Weather Updates

CSO’s ‘Spanish Passion’ program lacks genuine fire

Pablo Heras-Casado

Pablo Heras-Casado

storyidforme: 48674319
tmspicid: 18088711
fileheaderid: 8137374



♦ 8 p.m. Saturday

♦ Symphony Center, 220 S. Michigan

♦ Tickets, $10-$212

♦ (312) 294-3000;

Updated: June 5, 2013 6:11AM

Following Riccardo Muti’s spring residency, the Chicago Symphony Orchestra turns to lesser-known podium names for a month, including three Latin and/or Iberian guests, one rising and two middling.

The rising conductor is Pablo Heras-Casado, 35, a native of Granada, who started out largely self-made. The son of a police officer, Heras-Casado showed musical talent early, and his parents supported him in being a chorister from boyhood on. Singing Renaissance music made him want to explore it more, especially conducting it. Hearing contemporary music had the same effect, so he founded groups dedicated to each. After Pierre Boulez chose him as a protege at his Lucerne Festival Academy for new music, he was soon tapped for a world-wide array of guest appearances and is now the principal conductor of New York’s chamber-sized Orchestra of St. Luke’s.

All these elements were apparent in his CSO subscription concert debut Thursday night at Symphony Center, in a program billed as “Spanish Passion,” but not all at the same time nor in the best combinations. Heras-Casado appears genuinely engaged in the music and is not any kind of showoff. He seems to be a real listener, and on Thursday, was good at achieving balances, especially in the delicate music of Ravel and a Debussy rarity. But he put no stamp on any of the works played, slowed Ravel’s “Pavanne for a Dead Princess” to an almost embalmed tempo and could hold no candle to the passion that Daniel Barenboim brings to Andalusian music, such as Falla’s “El amor brujo” (“Love, the Magician”), which closed the concert. Like Boulez, he uses no baton. This may be a mistake at this point in his still-developing career when authority is so important. A full-time position with a full-time orchestra or opera house also would allow him to build on his genuine strengths.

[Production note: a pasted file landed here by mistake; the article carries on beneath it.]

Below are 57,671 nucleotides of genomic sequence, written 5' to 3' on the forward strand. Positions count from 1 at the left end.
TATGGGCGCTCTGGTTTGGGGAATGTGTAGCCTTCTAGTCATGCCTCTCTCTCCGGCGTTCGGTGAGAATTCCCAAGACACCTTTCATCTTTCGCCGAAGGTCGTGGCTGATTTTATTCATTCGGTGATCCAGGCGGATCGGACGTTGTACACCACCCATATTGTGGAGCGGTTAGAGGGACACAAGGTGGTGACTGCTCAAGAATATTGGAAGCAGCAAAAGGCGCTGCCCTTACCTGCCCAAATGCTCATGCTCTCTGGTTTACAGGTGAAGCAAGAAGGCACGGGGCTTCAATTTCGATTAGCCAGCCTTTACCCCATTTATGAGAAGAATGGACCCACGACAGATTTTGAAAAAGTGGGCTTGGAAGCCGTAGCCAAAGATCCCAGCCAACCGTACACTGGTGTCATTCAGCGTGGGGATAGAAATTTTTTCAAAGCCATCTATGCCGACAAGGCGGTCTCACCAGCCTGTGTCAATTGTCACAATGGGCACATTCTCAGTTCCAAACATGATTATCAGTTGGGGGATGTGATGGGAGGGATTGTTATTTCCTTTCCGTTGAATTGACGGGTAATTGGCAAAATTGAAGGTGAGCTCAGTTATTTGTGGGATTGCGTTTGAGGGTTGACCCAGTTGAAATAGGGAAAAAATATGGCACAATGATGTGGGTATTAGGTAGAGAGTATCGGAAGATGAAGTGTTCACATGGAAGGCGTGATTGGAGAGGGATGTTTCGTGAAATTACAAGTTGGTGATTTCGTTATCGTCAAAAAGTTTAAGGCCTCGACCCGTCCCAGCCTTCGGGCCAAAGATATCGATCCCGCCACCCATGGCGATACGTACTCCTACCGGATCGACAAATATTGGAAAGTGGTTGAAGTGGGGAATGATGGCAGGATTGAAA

All three French works were orchestrations of piano pieces, two famously expanded by their composer, Maurice Ravel: “Le tombeau de Couperin” (1919) and the “Pavanne” (1910). The opening “Tombeau” was the program’s most successful work, with the dances differentiated but still needing some oomph. This also brought the first display of remarkable oboe solos throughout the concert by Eugene Izotov. In between came Andre Caplet’s 1919 orchestration of a 1913 children’s ballet, “Le boite a jouxjoux” (“The Toy Box”) that Debussy left in piano score form before his death in 1918. Surely the composer would have done much more with this piece, filled with whimsy, quotations of other works and a fairy-tale poignance and summation. However, it was intriguing to hear this version and imagine the life and loves of the toy characters. Scott Hostetler’s atmospheric English horn solos were highlights of the 35-minute piece.

The Falla held promise, given the CSO debut of Marina Heredia, a leading flamenco singer from a prominent family in the field and like Heras-Casado, Granada born. With this set of invented “popular” pieces, a conductor can either work with a large-voiced opera singer affecting flamenco style (Leontyne Price with Fritz Reiner on the CSO’s 1963 recording, Barenboim with Jennifer Larmore in 1997) or with an authentic folkloric singer who then has to try to fill a large concert hall rather than a customary intimate stage or club. A microphone and speakers were placed onstage for the sultry, appropriately raspy-voiced Heredia but either they did not work or she did not use them properly; the contrasts of volume, expectations and results were problematic. Orchestrally, the “Ritual Fire Dance” section had Heras-Casado turning up the heat a bit. But it’s still a chilly spring in Chicago. More, please.

Andrew Patner is critic at large for WFMT-FM (98.7).

© 2014 Sun-Times Media, LLC. All rights reserved. This material may not be copied or distributed without permission. For more information about reprints and permissions, visit To order a reprint of this article, click here.